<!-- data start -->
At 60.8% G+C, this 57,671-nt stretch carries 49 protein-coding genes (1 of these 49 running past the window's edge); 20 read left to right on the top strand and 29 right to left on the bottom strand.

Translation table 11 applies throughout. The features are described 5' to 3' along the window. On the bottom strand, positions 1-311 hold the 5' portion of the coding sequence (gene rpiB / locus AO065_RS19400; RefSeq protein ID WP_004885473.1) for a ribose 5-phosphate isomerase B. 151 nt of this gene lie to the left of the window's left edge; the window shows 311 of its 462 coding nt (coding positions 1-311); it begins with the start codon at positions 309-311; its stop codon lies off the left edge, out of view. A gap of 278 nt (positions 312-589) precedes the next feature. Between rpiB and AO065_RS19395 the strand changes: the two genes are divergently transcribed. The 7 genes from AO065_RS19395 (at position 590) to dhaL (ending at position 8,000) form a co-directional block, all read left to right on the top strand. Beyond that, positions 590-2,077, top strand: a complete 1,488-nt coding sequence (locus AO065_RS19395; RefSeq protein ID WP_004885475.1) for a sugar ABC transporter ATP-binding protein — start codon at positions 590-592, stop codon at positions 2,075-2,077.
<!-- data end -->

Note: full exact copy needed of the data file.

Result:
At 60.8% G+C, this 57,671-nt stretch carries 49 protein-coding genes (1 of these 49 running past the window's edge); 20 read left to right on the top strand and 29 right to left on the bottom strand.

Translation table 11 applies throughout. The features are described 5' to 3' along the window. On the bottom strand, positions 1-311 hold the 5' portion of the coding sequence (gene rpiB / locus AO065_RS19400; RefSeq protein ID WP_004885473.1) for a ribose 5-phosphate isomerase B. 151 nt of this gene lie to the left of the window's left edge; the window shows 311 of its 462 coding nt (coding positions 1-311); it begins with the start codon at positions 309-311; its stop codon lies off the left edge, out of view. A gap of 278 nt (positions 312-589) precedes the next feature. Between rpiB and AO065_RS19395 the strand changes: the two genes are divergently transcribed. The 7 genes from AO065_RS19395 (at position 590) to dhaL (ending at position 8,000) form a co-directional block, all read left to right on the top strand. Beyond that, positions 590-2,077, top strand: a complete 1,488-nt coding sequence (locus AO065_RS19395; RefSeq protein ID WP_004885475.1) for a sugar ABC transporter ATP-binding protein — start codon at positions 590-592, stop codon at positions 2,075-2,077.